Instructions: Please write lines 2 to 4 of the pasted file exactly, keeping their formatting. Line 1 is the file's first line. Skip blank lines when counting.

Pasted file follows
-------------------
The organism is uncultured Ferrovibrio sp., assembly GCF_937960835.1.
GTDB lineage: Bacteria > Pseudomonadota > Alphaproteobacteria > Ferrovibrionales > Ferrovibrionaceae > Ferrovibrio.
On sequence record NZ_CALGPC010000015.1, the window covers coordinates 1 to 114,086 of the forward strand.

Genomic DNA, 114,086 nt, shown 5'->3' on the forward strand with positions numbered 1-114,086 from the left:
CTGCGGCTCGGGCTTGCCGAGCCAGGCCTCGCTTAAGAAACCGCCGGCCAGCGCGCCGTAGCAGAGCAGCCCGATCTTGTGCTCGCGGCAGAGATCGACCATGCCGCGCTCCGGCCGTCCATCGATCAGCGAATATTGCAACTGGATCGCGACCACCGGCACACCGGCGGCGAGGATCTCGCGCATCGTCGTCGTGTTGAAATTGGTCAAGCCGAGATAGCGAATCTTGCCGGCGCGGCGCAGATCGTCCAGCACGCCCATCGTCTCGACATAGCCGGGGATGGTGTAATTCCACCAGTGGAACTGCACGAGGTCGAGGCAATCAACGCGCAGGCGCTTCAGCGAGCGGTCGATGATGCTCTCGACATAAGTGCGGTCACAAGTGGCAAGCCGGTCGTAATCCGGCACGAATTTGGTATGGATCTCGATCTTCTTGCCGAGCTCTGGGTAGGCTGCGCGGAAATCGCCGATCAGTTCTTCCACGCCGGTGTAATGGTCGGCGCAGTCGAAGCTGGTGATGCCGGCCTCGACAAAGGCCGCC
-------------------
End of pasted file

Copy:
GTDB lineage: Bacteria > Pseudomonadota > Alphaproteobacteria > Ferrovibrionales > Ferrovibrionaceae > Ferrovibrio.
On sequence record NZ_CALGPC010000015.1, the window covers coordinates 1 to 114,086 of the forward strand.

Genomic DNA, 114,086 nt, shown 5'->3' on the forward strand with positions numbered 1-114,086 from the left: